Nuclear Power in the Context of Climate Change: Comparing the Cost of Nuclear and Fossil Fuel Power Plants with a Carbon Tax

98 Pages Posted: 17 Oct 2022

Date Written: July 26, 2022

Abstract

Concerns about climate change have led many to advocate for future reliance on nuclear power, a constant low‐​carbon energy source. But nuclear’s high capital costs have historically precluded its ability to be cost‐​competitive with fossil fuel generators. Would nuclear power be cost‐​competitive if the climate‐​change damages of carbon emitters are included in the cost of electricity? A new nuclear power plant built at construction costs recently experienced in the United States and Western Europe could be cost‐​competitive with coal if there is a reasonably sized carbon tax, but to have costs equal to a new natural gas combined‐​cycle plant would require a minimum carbon tax of $265 per metric ton of CO2 averaged over the lifetime of the natural gas plant (approximately $196 per metric ton in 2020). At construction costs 55 percent lower than the average costs of recent Western nuclear projects, nuclear could be a viable option for private investors compared to a natural gas combined‐​cycle plant, but only if there is a moderately sized carbon tax (a minimum of $70 per metric ton averaged over the next 30 years; roughly $51 per metric ton in 2020) and the projected natural gas price is high.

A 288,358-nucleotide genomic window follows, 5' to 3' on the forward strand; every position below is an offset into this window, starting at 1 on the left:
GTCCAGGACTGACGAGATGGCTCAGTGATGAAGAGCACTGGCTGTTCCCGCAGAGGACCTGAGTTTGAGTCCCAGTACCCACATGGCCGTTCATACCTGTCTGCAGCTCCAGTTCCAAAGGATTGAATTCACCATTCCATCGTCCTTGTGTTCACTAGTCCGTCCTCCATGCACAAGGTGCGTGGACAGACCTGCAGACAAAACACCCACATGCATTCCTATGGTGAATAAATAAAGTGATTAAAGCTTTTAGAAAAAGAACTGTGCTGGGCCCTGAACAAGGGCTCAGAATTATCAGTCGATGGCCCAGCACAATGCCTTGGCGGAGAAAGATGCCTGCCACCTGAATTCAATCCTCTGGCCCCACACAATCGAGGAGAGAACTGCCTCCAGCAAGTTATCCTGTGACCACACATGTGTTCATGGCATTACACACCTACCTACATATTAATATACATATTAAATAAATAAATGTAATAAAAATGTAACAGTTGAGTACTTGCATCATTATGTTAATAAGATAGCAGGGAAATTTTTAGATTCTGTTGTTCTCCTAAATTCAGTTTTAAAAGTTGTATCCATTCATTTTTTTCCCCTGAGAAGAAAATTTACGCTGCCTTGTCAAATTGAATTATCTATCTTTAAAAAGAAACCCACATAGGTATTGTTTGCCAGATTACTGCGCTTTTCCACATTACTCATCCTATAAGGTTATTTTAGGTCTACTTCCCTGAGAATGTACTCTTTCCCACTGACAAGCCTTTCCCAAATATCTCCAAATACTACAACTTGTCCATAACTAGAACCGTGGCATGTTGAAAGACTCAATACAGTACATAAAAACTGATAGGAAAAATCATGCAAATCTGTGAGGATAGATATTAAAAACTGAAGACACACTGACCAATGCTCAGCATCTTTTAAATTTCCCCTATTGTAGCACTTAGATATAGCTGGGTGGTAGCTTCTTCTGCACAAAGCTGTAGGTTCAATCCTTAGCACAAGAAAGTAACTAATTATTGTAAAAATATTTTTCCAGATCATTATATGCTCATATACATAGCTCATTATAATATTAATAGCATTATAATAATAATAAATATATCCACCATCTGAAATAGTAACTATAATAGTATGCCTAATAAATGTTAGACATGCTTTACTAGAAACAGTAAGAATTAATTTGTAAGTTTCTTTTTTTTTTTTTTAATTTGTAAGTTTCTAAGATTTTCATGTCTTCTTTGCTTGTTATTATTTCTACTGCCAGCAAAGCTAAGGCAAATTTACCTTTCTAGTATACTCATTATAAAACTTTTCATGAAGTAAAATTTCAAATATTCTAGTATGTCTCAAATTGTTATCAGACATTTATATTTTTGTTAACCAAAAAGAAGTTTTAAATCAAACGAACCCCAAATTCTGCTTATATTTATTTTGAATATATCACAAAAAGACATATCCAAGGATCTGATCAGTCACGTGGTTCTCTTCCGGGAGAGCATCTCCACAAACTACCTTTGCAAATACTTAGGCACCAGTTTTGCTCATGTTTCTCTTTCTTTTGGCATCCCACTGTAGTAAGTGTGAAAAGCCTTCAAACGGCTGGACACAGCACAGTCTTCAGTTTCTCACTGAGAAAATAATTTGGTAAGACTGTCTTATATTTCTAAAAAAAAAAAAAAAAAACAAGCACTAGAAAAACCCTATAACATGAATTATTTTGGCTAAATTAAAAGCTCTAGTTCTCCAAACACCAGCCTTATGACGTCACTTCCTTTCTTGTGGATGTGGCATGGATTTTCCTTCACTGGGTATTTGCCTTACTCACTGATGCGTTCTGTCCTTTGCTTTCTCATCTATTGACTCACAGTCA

Keywords: Nuclear Power; Electricity Generation; Overnight Cost, Climate Change, Fossil Fuels, Carbon Tax, Levelized Cost of Electricity

JEL Classification: D61, D62, L51, L94, Q48, Q54, Q58

Suggested Citation

Kemp, David and VanDoren, Peter M., Nuclear Power in the Context of Climate Change: Comparing the Cost of Nuclear and Fossil Fuel Power Plants with a Carbon Tax (July 26, 2022). Available at SSRN: https://ssrn.com/abstract=4239916 or http://dx.doi.org/10.2139/ssrn.4239916

David Kemp (Contact Author)

Cato Institute ( email )

1000 Massachusetts Avenue, N.W.
Washington, DC 20001-5403
United States

Peter M. VanDoren

Cato Institute ( email )

1000 Massachusetts Avenue, N.W.
Washington, DC 20001-5403
United States

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